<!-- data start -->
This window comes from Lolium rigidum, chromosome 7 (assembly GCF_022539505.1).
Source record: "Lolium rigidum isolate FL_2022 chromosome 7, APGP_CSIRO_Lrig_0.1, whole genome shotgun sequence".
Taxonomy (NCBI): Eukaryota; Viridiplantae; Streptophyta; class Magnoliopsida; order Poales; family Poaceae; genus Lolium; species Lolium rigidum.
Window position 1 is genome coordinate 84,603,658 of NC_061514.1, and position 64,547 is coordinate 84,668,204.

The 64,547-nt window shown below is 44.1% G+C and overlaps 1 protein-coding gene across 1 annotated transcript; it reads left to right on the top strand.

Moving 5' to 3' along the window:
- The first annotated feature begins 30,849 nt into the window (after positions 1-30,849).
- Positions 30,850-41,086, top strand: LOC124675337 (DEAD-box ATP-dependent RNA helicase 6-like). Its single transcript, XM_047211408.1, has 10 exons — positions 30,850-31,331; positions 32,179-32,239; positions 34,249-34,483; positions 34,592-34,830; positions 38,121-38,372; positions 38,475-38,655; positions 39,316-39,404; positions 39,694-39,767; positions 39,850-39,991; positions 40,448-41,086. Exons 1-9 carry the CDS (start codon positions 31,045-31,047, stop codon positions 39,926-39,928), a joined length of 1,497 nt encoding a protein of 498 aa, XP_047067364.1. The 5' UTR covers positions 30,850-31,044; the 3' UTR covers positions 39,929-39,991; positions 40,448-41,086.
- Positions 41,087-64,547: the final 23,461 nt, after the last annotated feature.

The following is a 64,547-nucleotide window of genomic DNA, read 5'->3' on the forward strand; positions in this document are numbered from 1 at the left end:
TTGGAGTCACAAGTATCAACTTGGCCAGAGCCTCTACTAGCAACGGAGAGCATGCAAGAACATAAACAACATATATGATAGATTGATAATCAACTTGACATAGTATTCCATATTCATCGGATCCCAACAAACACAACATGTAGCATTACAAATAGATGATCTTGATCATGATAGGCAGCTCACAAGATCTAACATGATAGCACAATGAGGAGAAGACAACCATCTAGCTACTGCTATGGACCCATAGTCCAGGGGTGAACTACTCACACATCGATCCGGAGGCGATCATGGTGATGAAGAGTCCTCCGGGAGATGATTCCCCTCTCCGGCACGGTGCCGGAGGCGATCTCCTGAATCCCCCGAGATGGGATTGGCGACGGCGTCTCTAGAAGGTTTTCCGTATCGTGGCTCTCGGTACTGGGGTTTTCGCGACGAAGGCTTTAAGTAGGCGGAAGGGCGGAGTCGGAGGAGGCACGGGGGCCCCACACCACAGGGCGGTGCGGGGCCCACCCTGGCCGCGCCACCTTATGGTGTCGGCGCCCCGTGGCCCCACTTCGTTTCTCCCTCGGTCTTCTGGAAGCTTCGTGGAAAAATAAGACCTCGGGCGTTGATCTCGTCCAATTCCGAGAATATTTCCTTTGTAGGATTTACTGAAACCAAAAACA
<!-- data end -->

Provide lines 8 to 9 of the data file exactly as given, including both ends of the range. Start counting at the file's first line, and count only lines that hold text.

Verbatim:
- Positions 30,850-41,086, top strand: LOC124675337 (DEAD-box ATP-dependent RNA helicase 6-like). Its single transcript, XM_047211408.1, has 10 exons — positions 30,850-31,331; positions 32,179-32,239; positions 34,249-34,483; positions 34,592-34,830; positions 38,121-38,372; positions 38,475-38,655; positions 39,316-39,404; positions 39,694-39,767; positions 39,850-39,991; positions 40,448-41,086. Exons 1-9 carry the CDS (start codon positions 31,045-31,047, stop codon positions 39,926-39,928), a joined length of 1,497 nt encoding a protein of 498 aa, XP_047067364.1. The 5' UTR covers positions 30,850-31,044; the 3' UTR covers positions 39,929-39,991; positions 40,448-41,086.
- Positions 41,087-64,547: the final 23,461 nt, after the last annotated feature.